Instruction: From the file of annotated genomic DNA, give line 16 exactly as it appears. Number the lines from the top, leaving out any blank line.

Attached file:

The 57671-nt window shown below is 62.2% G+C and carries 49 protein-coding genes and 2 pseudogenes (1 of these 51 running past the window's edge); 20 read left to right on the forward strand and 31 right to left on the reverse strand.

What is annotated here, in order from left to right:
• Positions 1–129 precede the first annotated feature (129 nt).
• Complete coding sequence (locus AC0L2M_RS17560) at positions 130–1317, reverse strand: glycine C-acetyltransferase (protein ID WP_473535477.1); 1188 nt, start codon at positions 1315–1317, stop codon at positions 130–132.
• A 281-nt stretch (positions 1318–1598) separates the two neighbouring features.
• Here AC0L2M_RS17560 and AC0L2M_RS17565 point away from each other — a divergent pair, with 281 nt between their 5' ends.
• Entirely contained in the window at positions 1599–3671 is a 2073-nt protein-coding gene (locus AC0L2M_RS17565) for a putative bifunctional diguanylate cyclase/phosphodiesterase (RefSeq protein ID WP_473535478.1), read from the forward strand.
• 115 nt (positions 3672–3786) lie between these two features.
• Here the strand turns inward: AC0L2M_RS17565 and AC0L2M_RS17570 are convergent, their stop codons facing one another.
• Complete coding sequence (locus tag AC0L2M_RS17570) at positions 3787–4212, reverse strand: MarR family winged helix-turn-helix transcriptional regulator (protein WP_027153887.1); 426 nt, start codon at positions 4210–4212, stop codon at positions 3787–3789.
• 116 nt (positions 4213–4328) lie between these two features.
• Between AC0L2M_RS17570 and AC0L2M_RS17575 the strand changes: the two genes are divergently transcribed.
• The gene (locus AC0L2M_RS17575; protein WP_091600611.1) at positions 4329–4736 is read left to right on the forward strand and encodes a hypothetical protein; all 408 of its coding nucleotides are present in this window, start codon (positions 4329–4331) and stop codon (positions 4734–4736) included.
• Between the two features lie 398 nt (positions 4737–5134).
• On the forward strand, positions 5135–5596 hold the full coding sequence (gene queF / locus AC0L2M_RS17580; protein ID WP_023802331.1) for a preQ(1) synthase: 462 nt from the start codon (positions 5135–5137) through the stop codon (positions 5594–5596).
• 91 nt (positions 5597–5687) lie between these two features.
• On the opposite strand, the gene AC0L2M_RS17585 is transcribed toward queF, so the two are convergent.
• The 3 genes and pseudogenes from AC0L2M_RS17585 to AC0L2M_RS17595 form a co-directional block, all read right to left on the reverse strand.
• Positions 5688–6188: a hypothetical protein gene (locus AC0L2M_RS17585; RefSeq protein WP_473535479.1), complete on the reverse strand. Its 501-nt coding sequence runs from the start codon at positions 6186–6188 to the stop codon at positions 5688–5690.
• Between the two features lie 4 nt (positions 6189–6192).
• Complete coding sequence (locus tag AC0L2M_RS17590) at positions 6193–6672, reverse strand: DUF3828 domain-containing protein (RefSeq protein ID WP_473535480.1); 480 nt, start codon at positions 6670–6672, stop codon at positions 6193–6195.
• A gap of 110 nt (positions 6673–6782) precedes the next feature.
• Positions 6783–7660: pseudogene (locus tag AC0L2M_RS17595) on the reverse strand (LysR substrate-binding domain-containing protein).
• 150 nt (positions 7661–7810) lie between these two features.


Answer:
• 91 nt (positions 5597–5687) lie between these two features.